We soon learned, however, that a child telling a story has the amazing ability to reduce time to a crawl. A five minute story can take forty five minutes to tell and every one of those forty five minutes will feel like an eternity. The initial interest wanes about five minutes in but you push on, smiling, encouraging, making a comment or two to show interest. Five minutes later and you’re beginning to wonder where the story is going. Five minutes after that, you’re looking vainly for the end but there is no end in sight. Listening to my son tell a story was like watching the end of Lord of the Rings: The Fellowship of the Ring. Just as I thought we were approaching the denouement, he would veer off on another tangent and we’d be away again for another five minutes of monotonal, stumbling, pause filled rambling. Don’t get me wrong, it was wonderful to see him use his imagination, it was wonderful to share time together, it was wonderful to cuddle and have Quality Time, but it was BEDTIME! And watching the minute hand march across the face of the clock when he should be settling down to sleep was frustrating. Extremely frustrating: knuckle-gnawingly, teeth grittingly, foot tappingly frustrating. My hopeful, fake-cheery “okay, well let’s stop there, you can finish tomorrow,” would be met with panicked protests, then there’d be a frantic rush to wrap up and I’d force a cheer at the merciful end and praise him for his marvellous story, all the while thinking “at last!”. By which point not only was it much later than he should have been going to sleep but also my evening had disappeared and my own bedtime was approaching.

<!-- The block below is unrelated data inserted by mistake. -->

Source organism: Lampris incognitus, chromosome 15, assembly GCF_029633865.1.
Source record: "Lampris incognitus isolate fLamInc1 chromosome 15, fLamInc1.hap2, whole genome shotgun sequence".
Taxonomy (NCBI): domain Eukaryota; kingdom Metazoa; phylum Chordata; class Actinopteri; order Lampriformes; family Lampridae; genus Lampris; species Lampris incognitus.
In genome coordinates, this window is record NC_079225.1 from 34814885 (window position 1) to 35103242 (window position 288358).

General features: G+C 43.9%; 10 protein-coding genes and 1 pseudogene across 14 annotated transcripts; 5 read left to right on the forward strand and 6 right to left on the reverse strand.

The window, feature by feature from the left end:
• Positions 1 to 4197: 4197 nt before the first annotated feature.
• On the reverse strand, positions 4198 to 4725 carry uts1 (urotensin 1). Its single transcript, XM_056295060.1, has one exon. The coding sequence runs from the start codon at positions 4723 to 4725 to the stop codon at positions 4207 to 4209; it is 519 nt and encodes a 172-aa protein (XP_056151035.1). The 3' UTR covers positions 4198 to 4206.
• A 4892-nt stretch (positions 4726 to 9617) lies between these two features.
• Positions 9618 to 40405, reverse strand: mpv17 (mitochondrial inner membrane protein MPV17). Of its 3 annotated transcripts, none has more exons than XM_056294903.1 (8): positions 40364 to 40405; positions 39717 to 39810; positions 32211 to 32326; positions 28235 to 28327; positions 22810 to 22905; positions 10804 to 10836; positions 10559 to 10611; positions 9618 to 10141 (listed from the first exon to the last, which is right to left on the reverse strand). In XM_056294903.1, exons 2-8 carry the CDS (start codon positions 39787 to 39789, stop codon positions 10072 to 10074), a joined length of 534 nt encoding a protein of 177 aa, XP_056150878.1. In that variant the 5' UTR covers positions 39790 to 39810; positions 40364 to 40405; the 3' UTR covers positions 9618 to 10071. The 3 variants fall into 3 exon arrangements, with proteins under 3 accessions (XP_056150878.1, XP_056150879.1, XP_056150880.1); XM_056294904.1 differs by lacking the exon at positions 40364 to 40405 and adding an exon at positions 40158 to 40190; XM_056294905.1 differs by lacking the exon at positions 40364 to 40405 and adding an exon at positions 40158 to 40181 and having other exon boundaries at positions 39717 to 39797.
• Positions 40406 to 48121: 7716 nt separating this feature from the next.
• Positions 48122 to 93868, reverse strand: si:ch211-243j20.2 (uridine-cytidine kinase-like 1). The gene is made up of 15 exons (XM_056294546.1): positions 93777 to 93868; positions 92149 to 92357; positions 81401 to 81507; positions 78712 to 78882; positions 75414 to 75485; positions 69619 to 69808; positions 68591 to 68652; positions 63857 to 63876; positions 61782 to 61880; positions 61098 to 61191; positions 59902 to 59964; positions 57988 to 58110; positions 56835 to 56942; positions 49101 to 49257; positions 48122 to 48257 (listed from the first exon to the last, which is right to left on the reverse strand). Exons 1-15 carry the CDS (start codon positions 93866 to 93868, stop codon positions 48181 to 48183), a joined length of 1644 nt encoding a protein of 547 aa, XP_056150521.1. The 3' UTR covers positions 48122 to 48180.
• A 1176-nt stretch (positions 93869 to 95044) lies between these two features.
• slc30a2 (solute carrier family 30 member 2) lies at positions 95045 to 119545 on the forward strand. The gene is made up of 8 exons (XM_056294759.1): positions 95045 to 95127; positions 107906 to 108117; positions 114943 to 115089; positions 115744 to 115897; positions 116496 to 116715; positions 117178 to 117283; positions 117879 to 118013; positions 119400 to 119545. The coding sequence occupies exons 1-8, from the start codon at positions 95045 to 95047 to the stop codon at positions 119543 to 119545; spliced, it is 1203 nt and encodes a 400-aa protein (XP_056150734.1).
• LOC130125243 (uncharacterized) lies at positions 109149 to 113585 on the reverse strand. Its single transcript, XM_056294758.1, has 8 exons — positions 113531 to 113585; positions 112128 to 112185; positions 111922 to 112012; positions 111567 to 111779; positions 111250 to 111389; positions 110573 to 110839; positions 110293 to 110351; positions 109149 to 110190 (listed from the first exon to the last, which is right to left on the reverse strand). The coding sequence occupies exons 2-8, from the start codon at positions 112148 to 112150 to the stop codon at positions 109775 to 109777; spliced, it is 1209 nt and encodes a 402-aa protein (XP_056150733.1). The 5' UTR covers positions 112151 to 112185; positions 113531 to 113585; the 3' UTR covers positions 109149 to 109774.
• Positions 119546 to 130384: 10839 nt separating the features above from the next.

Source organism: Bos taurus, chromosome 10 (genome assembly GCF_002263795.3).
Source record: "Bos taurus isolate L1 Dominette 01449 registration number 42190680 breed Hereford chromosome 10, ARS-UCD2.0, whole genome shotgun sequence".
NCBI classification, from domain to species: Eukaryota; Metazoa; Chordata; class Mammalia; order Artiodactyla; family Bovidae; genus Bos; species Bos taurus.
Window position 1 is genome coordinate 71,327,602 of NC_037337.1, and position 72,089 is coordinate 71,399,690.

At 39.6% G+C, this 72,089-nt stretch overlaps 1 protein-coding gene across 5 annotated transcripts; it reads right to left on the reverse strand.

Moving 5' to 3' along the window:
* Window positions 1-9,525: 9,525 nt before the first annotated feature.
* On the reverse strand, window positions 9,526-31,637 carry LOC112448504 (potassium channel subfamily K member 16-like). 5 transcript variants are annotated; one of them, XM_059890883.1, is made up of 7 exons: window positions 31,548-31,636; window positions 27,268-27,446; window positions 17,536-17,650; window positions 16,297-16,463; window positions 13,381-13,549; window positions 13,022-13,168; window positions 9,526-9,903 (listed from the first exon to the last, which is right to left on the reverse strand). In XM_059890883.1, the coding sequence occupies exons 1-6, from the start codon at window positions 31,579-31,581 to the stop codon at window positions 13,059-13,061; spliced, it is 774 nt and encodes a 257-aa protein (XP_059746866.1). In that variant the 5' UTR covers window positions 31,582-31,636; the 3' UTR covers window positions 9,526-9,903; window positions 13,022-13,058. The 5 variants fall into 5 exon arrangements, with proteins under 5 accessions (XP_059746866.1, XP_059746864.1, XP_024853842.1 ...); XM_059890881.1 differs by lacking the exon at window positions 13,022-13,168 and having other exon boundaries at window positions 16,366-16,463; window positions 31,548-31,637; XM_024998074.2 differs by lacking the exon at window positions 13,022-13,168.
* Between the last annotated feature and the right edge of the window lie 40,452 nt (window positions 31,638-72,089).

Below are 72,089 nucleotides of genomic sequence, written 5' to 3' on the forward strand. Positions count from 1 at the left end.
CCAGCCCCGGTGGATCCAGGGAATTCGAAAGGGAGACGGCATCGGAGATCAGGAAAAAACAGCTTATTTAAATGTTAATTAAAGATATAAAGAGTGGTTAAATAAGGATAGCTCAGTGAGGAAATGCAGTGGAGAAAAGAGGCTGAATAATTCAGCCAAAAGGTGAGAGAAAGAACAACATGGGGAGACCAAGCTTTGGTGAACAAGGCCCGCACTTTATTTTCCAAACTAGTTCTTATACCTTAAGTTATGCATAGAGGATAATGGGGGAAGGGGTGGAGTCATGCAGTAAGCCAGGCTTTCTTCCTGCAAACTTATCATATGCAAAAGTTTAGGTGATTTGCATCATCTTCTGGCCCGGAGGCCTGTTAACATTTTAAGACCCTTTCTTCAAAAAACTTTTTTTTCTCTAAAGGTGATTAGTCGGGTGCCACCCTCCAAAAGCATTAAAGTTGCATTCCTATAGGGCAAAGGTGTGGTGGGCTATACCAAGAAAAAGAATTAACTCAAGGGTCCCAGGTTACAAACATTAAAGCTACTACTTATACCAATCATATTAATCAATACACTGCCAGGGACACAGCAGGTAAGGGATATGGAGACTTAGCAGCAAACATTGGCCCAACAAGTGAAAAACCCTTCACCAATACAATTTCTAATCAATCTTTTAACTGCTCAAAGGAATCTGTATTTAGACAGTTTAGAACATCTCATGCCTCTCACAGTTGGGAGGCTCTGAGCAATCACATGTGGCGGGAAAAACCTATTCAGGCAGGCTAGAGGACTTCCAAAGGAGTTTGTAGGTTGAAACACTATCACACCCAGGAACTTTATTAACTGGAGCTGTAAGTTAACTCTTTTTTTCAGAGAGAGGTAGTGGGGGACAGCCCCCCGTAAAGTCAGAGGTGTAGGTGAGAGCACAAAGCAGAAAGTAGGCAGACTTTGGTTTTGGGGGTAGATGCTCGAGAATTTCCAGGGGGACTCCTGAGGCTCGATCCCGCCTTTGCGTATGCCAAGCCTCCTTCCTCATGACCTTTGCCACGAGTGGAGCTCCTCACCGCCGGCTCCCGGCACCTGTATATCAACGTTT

Nevertheless, we persevered and eventually the random evening story morphed into a set of statements about his favourite bear, Pinky and a nightly re-telling of how we acquired a large Doctor Who poster from the cinema, a moment of immense joy and pride for Thomas. This became known as “Doctor Who Stories and Pinky Tales” and we commenced with that story routine, Every. Single. Night. The Pinky Tales, as they were known for short, were a set of statements that Thomas would make, with props and acting. “Pinky is a very brave bear, the bravest bear of all, and he protects me. If a burglar were to come he would wait until he crept close and then let out a huge roar….”. “We went to the cinema to watch Doctor Who and the manager saw us and said ‘that’s a nice boy, I wonder if he’d like a poster'”. And so on. Every statement would have to be worded exactly the same way every night and if a mistake was made we would have to start again. Sometimes Thomas would be the storyteller, sometimes I would be. And gradually more and more statements were incorporated into the routine. Bedtime began to be a chore; if I got a word or phrase wrong I would be corrected, I wasn’t allowed to deviate from the script, I wasn’t allowed to hurry things up or leave things out. I began to dread bedtime. I was tired and keenly aware that Tom needed to sleep but instead he was obsessing over his stories. I resorted to putting a time limit on proceedings: ten minutes for Pinky Tales and five minutes for Doctor Who Stories. Tom hated that, he could never get the whole set done in time because he rambled on too much and eventually he abandoned the tales. Yet again we switched, this time to our current “routine”.